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Comparing acidity of 2 substituted benzoic acids

  1. Jun 11, 2017 #1
    Ok so i am a beginner in organic chemistry and i came across comparing acidity.
    Now according to various books i referred,anthranilic acid/ortho-amino benzoic acid is less acidic than benzoic acid.There was not sufficient explanation and therefore,my doubt.
    According to my book,in o-hydroxy benzoic acid,the conjugate base is stabilized by hydrogen bonding between OH and COO negative ion,thus making the compound more acidic.
    When i apply the same logic to this argument,apparently it fails.I want to know why.
    Note-I am aware about nh2 being an exception to the ortho effect due to its small size.But Then by same logic,shouldnt OH be an exception too
     
  2. jcsd
  3. Jun 12, 2017 #2

    DrDu

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    Note that the amine is a much better base than phenolic OH. Hence it may stabilize the acid function.
     
  4. Jun 12, 2017 #3
    Thank for replying but can you please elaborate a little bit more.
     
  5. Jun 12, 2017 #4
    I think he's talking about zwitter ion.
     
  6. Jun 12, 2017 #5

    DrDu

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    ... Or at least an intramolecular hydrogen bridge.
     
  7. Jun 12, 2017 #6
    EDIT: I now understand why you were talking about this. The title of this thread is quite misleading. The OP actually asks in the OP the difference in the chemistry behind why the acidity change between anthranilic acid and benzoic acid is different from acidity change between salicylic acid and benzoic acid.

    In shorter words, he is asking why acidity decreases from benzoic acid to anthranilic acid, and NOT why anthranilic acid and salicylic acid have different acidity.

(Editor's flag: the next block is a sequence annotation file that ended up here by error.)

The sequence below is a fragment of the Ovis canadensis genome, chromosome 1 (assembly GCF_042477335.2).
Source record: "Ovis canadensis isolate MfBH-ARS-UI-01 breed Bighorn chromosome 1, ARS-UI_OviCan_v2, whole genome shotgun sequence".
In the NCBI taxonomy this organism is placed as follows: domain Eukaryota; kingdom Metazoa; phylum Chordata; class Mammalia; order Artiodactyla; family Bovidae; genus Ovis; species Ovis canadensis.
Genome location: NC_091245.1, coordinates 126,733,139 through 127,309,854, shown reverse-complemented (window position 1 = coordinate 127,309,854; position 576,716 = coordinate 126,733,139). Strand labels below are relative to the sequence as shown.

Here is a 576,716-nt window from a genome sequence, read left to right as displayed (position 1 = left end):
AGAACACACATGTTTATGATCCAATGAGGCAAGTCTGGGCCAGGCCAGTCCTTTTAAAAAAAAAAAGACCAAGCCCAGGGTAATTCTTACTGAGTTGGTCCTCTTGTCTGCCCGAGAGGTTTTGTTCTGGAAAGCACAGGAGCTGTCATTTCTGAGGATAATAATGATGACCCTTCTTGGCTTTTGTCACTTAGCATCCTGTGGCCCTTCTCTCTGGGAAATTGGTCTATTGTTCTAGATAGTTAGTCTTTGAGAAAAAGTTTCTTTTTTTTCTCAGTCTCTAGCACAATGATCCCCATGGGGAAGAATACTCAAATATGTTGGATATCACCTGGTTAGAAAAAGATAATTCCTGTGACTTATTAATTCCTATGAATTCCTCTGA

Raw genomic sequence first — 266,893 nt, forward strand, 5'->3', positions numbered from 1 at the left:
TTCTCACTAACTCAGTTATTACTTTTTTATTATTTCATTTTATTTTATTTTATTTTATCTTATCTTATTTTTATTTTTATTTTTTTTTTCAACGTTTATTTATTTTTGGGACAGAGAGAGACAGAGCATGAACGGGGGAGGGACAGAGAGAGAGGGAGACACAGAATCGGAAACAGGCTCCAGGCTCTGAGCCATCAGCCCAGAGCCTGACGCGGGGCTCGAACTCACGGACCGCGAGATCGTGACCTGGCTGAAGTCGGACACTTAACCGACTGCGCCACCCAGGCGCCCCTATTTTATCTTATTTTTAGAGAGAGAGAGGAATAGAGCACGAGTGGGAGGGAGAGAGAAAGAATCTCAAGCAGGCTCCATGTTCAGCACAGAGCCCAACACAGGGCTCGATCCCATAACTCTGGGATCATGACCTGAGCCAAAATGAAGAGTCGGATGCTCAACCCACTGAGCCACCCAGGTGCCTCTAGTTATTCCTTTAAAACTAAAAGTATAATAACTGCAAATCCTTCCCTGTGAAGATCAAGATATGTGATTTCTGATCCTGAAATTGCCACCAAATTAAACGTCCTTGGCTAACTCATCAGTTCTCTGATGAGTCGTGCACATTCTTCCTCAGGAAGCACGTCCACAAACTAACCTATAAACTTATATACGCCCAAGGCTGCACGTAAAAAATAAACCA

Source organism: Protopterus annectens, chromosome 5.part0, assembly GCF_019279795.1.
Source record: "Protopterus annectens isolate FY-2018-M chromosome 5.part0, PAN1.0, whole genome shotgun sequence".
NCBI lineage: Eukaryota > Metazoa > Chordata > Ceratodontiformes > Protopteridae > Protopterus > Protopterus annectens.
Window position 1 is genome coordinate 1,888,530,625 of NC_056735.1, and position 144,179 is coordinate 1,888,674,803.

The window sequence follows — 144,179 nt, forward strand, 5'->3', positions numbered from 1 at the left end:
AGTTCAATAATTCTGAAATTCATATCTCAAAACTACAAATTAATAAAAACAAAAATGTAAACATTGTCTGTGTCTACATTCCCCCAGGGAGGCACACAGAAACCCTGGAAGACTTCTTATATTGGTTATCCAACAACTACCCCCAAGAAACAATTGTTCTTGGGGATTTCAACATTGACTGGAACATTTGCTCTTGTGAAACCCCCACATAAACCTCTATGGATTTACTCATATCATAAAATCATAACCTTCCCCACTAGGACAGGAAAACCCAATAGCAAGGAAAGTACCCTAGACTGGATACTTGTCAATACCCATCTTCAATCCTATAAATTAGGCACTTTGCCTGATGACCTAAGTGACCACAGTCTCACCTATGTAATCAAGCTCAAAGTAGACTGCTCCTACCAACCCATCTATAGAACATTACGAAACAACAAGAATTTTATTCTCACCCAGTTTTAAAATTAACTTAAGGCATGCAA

The answer is most likely zwitterion.
     
    Last edited: Jun 12, 2017
  8. Jun 13, 2017 #7

    DrDu

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    upload_2017-6-13_8-50-1.png
    Something like this. Let's leave it open, to what percentage this is zwitterionic. Acylic amino groups are not as basic as aliphatic ones, so there will be some equilibrium. However, it is hard to say which side is really dominant.
     
  9. Jun 13, 2017 #8
    Pardon me for my limited knowledge in organic chemistry,and therefore to know that i have grasped the concept i will explain what i understood and if i am wrong correct me please.If i am correct,acknowledge the same please.
    So in Anthranilic acid there are adjacent base and acid;Therefore,there is a a possibility of transfer of H+ from COOH to NH2,forming a zwitter ion.
    Now although COOH loses a proton,the molecule doesn't and therefore the acidity gets reduced as the probability of molecule losing its proton gets reduced.The extent of this reduction depends on the probability of zwitter ion formation,but it is safe to say that in comparison to simple benzoic acid,it(anthranilic acid ) is less acidic.
    I thank you once more,It was really very helpful.
     
  10. Jun 13, 2017 #9
    Hmmm...I am not sure if this argument provides a good insight.
    anthraniline acid.jpg

    These hydrogen bond will stabilize both the ionized state and not ionized state.

    Your argument explains how hydrogen is prevented from leaving the molecule, and I believe salicylic acid to have the stronger intramolecular hydrogen bond than anthranilic acid. That means salicylic acid should show even weaker acidity than anthranilic acid, compared to benzoic acid from this perspective. In the ionized state, the salicylic acid would still show stronger hydrogen bond than anthranilic acid. That means salicylic acid should show even stronger acidity than anthranilic acid, compared to benzoic acid. In summary:
    Untitled.jpg
    Since we already know the result, the above argument says that in the case of anthranilic acid, the ionized state stabilization effect is weaker than non-ionized state stabilization effect, while the opposite applies for salicylic acid. I don't think this can provide any good insight into why anthranilic acid show weaker acidity than benzoic acid while salicylic acid show stronger acidity than benzoic acid. Due to the qualitative nature of the explanation, we cannot judge which effect dominates over the other.